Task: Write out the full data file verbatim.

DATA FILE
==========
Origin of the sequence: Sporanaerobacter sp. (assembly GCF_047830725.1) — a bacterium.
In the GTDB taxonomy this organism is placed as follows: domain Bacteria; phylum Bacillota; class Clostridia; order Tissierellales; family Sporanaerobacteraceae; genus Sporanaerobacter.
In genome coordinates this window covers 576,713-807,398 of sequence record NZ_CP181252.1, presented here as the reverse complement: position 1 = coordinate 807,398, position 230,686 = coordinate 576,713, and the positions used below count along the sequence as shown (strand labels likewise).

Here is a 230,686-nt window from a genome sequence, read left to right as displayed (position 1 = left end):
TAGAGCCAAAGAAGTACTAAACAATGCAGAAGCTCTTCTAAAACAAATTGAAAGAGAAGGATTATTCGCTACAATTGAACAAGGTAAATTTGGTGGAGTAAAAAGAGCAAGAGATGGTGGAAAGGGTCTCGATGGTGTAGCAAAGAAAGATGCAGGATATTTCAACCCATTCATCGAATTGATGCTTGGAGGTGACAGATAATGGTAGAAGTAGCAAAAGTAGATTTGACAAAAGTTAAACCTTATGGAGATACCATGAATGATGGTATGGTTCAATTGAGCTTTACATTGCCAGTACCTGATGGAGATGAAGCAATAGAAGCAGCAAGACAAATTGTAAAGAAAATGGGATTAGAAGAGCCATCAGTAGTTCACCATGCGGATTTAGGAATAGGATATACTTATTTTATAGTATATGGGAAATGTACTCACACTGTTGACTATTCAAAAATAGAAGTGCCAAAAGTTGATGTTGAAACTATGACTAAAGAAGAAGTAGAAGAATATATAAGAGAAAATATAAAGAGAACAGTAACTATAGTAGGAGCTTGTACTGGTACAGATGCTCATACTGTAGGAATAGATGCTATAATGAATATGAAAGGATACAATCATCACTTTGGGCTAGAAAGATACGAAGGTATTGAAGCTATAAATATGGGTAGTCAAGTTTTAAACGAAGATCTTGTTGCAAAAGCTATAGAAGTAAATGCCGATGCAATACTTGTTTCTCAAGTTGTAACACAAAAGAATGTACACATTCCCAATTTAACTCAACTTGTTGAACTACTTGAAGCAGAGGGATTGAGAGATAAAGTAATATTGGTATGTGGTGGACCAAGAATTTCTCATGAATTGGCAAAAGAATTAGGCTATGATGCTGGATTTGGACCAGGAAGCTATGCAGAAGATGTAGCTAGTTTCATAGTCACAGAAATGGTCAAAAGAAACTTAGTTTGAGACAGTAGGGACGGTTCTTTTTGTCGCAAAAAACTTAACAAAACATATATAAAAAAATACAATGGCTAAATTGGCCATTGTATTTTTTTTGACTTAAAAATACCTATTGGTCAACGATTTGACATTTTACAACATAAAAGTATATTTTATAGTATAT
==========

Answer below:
Origin of the sequence: Sporanaerobacter sp. (assembly GCF_047830725.1) — a bacterium.
In the GTDB taxonomy this organism is placed as follows: domain Bacteria; phylum Bacillota; class Clostridia; order Tissierellales; family Sporanaerobacteraceae; genus Sporanaerobacter.
In genome coordinates this window covers 576,713-807,398 of sequence record NZ_CP181252.1, presented here as the reverse complement: position 1 = coordinate 807,398, position 230,686 = coordinate 576,713, and the positions used below count along the sequence as shown (strand labels likewise).

Here is a 230,686-nt window from a genome sequence, read left to right as displayed (position 1 = left end):
TAGAGCCAAAGAAGTACTAAACAATGCAGAAGCTCTTCTAAAACAAATTGAAAGAGAAGGATTATTCGCTACAATTGAACAAGGTAAATTTGGTGGAGTAAAAAGAGCAAGAGATGGTGGAAAGGGTCTCGATGGTGTAGCAAAGAAAGATGCAGGATATTTCAACCCATTCATCGAATTGATGCTTGGAGGTGACAGATAATGGTAGAAGTAGCAAAAGTAGATTTGACAAAAGTTAAACCTTATGGAGATACCATGAATGATGGTATGGTTCAATTGAGCTTTACATTGCCAGTACCTGATGGAGATGAAGCAATAGAAGCAGCAAGACAAATTGTAAAGAAAATGGGATTAGAAGAGCCATCAGTAGTTCACCATGCGGATTTAGGAATAGGATATACTTATTTTATAGTATATGGGAAATGTACTCACACTGTTGACTATTCAAAAATAGAAGTGCCAAAAGTTGATGTTGAAACTATGACTAAAGAAGAAGTAGAAGAATATATAAGAGAAAATATAAAGAGAACAGTAACTATAGTAGGAGCTTGTACTGGTACAGATGCTCATACTGTAGGAATAGATGCTATAATGAATATGAAAGGATACAATCATCACTTTGGGCTAGAAAGATACGAAGGTATTGAAGCTATAAATATGGGTAGTCAAGTTTTAAACGAAGATCTTGTTGCAAAAGCTATAGAAGTAAATGCCGATGCAATACTTGTTTCTCAAGTTGTAACACAAAAGAATGTACACATTCCCAATTTAACTCAACTTGTTGAACTACTTGAAGCAGAGGGATTGAGAGATAAAGTAATATTGGTATGTGGTGGACCAAGAATTTCTCATGAATTGGCAAAAGAATTAGGCTATGATGCTGGATTTGGACCAGGAAGCTATGCAGAAGATGTAGCTAGTTTCATAGTCACAGAAATGGTCAAAAGAAACTTAGTTTGAGACAGTAGGGACGGTTCTTTTTGTCGCAAAAAACTTAACAAAACATATATAAAAAAATACAATGGCTAAATTGGCCATTGTATTTTTTTTGACTTAAAAATACCTATTGGTCAACGATTTGACATTTTACAACATAAAAGTATATTTTATAGTATAT